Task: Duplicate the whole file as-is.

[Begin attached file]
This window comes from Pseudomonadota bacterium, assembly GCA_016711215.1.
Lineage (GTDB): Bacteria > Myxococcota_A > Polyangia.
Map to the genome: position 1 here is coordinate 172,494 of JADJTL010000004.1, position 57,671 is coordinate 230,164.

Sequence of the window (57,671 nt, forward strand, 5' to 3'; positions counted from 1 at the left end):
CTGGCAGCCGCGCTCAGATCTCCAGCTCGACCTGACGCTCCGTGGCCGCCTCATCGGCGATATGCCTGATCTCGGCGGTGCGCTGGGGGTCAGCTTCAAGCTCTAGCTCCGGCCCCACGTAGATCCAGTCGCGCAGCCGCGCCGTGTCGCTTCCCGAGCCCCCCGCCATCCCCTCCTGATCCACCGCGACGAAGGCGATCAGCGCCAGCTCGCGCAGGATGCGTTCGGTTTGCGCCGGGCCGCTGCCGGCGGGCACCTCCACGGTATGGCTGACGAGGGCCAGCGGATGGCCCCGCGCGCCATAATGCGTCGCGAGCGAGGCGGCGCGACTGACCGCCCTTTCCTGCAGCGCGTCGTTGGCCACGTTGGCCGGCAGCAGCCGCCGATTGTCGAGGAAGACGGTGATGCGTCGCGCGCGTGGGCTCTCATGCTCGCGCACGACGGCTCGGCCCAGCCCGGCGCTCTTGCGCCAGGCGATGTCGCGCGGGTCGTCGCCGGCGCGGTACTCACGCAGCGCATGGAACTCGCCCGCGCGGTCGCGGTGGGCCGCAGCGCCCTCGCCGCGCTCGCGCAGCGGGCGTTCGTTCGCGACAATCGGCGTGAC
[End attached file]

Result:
This window comes from Pseudomonadota bacterium, assembly GCA_016711215.1.
Lineage (GTDB): Bacteria > Myxococcota_A > Polyangia.
Map to the genome: position 1 here is coordinate 172,494 of JADJTL010000004.1, position 57,671 is coordinate 230,164.

Sequence of the window (57,671 nt, forward strand, 5' to 3'; positions counted from 1 at the left end):
CTGGCAGCCGCGCTCAGATCTCCAGCTCGACCTGACGCTCCGTGGCCGCCTCATCGGCGATATGCCTGATCTCGGCGGTGCGCTGGGGGTCAGCTTCAAGCTCTAGCTCCGGCCCCACGTAGATCCAGTCGCGCAGCCGCGCCGTGTCGCTTCCCGAGCCCCCCGCCATCCCCTCCTGATCCACCGCGACGAAGGCGATCAGCGCCAGCTCGCGCAGGATGCGTTCGGTTTGCGCCGGGCCGCTGCCGGCGGGCACCTCCACGGTATGGCTGACGAGGGCCAGCGGATGGCCCCGCGCGCCATAATGCGTCGCGAGCGAGGCGGCGCGACTGACCGCCCTTTCCTGCAGCGCGTCGTTGGCCACGTTGGCCGGCAGCAGCCGCCGATTGTCGAGGAAGACGGTGATGCGTCGCGCGCGTGGGCTCTCATGCTCGCGCACGACGGCTCGGCCCAGCCCGGCGCTCTTGCGCCAGGCGATGTCGCGCGGGTCGTCGCCGGCGCGGTACTCACGCAGCGCATGGAACTCGCCCGCGCGGTCGCGGTGGGCCGCAGCGCCCTCGCCGCGCTCGCGCAGCGGGCGTTCGTTCGCGACAATCGGCGTGAC